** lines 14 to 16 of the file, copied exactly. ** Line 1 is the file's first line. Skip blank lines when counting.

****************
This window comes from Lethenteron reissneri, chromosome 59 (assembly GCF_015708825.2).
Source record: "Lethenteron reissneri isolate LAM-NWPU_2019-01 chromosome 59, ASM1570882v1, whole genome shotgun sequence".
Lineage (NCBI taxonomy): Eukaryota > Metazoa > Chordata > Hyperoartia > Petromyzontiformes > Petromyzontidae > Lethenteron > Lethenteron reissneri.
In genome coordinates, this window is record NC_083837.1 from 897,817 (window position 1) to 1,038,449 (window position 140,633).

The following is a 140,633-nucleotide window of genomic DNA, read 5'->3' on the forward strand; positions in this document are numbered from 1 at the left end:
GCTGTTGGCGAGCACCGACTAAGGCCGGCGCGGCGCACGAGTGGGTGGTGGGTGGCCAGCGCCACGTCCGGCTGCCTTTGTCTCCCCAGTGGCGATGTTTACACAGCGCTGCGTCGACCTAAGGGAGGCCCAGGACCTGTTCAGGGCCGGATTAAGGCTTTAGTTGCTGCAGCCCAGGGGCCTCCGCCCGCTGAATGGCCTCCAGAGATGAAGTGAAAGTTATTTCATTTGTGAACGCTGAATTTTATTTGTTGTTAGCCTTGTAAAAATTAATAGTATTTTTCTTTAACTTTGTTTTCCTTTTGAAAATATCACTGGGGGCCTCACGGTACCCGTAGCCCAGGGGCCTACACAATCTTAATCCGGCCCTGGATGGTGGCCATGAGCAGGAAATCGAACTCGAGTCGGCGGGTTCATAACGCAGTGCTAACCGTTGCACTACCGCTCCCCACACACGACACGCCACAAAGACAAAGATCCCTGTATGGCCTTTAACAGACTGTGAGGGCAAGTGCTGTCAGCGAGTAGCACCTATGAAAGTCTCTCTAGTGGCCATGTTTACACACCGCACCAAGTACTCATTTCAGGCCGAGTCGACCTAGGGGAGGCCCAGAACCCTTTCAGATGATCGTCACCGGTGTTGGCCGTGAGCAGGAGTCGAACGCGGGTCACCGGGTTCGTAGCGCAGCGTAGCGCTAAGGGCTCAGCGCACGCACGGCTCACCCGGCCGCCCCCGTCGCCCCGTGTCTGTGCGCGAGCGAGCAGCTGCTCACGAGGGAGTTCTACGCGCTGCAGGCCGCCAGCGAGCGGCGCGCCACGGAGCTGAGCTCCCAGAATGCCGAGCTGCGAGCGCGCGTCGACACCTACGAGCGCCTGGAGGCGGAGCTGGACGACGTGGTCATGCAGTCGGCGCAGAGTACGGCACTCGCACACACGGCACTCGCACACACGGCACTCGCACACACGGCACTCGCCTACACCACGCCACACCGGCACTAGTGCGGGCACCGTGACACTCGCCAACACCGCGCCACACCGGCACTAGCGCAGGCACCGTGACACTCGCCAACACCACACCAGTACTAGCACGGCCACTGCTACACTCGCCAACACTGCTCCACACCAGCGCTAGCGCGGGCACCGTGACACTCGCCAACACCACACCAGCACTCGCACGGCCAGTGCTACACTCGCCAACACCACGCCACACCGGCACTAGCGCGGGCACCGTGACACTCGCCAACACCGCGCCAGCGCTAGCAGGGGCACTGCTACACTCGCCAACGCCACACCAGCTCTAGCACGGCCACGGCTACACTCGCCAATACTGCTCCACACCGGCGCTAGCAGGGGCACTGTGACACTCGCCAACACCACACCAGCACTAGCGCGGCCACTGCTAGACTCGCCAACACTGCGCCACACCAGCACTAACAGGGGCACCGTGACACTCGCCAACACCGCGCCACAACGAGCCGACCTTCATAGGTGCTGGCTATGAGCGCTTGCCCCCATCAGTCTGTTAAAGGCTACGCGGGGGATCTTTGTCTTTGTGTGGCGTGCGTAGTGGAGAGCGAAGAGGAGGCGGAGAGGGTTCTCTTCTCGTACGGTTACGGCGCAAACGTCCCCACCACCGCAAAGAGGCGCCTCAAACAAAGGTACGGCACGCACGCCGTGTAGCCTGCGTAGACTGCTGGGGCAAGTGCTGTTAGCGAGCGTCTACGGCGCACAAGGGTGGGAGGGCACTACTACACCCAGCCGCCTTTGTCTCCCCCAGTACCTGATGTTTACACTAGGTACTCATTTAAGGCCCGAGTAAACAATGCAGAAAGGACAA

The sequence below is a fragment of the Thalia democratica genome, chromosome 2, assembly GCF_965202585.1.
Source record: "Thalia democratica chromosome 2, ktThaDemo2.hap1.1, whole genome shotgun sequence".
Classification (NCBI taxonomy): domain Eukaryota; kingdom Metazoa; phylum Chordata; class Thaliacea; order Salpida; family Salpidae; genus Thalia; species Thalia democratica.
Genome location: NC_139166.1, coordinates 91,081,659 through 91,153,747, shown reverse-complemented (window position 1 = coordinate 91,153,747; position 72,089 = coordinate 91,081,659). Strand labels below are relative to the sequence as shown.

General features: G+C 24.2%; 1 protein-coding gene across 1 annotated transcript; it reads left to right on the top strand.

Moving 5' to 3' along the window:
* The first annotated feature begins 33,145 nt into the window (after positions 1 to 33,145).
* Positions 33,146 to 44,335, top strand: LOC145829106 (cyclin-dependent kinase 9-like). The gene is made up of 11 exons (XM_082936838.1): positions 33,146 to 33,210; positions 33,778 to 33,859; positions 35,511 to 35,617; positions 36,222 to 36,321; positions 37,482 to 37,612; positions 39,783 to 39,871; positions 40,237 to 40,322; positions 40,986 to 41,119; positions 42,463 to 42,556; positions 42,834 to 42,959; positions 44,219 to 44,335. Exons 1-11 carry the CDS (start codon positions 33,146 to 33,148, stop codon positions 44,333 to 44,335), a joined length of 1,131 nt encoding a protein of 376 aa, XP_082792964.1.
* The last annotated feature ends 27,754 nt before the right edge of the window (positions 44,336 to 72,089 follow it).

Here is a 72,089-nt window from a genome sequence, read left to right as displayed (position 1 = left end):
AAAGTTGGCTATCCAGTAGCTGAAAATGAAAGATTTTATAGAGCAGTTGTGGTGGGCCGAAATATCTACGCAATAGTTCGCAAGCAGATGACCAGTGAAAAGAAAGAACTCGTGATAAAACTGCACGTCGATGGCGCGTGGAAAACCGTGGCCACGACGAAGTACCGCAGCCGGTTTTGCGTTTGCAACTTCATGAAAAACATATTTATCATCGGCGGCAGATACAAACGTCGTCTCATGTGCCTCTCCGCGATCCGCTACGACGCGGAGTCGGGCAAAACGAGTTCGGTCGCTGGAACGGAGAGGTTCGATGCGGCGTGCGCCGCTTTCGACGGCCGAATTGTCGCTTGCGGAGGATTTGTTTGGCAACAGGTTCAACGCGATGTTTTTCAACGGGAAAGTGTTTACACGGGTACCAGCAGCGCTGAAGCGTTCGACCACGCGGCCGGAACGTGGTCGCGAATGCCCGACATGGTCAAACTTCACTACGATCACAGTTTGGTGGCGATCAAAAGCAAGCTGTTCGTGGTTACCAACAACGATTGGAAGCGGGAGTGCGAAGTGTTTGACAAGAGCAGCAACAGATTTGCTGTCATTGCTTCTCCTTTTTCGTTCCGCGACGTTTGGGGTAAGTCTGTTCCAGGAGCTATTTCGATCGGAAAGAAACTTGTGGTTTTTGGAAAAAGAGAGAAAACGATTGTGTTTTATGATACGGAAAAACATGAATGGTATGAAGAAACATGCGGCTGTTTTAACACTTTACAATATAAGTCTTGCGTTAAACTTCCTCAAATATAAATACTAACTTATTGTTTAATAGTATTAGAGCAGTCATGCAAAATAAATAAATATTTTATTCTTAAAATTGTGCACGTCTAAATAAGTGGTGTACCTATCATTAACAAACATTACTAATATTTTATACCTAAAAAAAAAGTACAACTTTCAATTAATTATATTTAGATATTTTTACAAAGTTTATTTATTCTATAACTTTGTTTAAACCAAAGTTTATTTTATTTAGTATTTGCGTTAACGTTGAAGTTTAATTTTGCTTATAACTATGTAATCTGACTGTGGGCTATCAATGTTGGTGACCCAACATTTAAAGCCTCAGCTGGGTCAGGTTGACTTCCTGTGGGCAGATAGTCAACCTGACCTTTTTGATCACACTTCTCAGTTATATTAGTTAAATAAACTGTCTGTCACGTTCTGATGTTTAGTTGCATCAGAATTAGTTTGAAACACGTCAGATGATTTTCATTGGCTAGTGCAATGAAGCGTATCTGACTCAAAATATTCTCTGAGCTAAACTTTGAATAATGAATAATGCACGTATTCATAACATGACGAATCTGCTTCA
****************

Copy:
* Positions 33,146 to 44,335, top strand: LOC145829106 (cyclin-dependent kinase 9-like). The gene is made up of 11 exons (XM_082936838.1): positions 33,146 to 33,210; positions 33,778 to 33,859; positions 35,511 to 35,617; positions 36,222 to 36,321; positions 37,482 to 37,612; positions 39,783 to 39,871; positions 40,237 to 40,322; positions 40,986 to 41,119; positions 42,463 to 42,556; positions 42,834 to 42,959; positions 44,219 to 44,335. Exons 1-11 carry the CDS (start codon positions 33,146 to 33,148, stop codon positions 44,333 to 44,335), a joined length of 1,131 nt encoding a protein of 376 aa, XP_082792964.1.
* The last annotated feature ends 27,754 nt before the right edge of the window (positions 44,336 to 72,089 follow it).

Here is a 72,089-nt window from a genome sequence, read left to right as displayed (position 1 = left end):